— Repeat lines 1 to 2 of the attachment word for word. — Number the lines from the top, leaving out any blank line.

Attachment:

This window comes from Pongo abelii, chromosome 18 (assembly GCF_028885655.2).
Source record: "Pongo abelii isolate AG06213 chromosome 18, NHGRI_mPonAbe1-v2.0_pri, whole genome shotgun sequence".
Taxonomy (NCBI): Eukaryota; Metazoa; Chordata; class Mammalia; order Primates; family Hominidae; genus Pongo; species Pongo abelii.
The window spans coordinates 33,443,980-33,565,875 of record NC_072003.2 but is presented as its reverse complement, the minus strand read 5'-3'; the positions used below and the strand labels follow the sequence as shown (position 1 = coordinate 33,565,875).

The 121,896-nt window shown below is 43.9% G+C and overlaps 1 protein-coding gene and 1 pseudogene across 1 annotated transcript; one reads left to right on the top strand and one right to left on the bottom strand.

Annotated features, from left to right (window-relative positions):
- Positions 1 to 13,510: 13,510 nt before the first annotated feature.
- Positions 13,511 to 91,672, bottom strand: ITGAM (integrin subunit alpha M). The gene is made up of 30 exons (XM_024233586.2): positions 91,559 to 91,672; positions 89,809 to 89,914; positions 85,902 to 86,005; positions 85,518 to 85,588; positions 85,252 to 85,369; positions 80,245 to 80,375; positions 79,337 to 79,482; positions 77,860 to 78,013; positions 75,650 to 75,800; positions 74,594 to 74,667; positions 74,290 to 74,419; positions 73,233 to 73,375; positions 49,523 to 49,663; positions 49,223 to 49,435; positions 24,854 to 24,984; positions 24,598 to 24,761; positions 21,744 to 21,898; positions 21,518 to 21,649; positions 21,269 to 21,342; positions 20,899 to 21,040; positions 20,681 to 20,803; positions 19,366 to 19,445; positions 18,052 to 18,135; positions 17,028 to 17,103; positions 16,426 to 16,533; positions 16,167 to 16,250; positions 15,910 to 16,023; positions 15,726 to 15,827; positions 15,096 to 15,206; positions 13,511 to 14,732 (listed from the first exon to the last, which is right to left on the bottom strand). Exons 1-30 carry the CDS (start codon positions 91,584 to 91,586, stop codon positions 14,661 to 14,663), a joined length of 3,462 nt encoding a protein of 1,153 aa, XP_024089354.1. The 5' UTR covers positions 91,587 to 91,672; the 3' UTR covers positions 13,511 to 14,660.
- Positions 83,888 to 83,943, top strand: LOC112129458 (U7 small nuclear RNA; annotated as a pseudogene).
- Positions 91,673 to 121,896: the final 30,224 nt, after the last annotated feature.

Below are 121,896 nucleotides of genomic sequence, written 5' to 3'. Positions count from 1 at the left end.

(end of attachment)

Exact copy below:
This window comes from Pongo abelii, chromosome 18 (assembly GCF_028885655.2).
Source record: "Pongo abelii isolate AG06213 chromosome 18, NHGRI_mPonAbe1-v2.0_pri, whole genome shotgun sequence".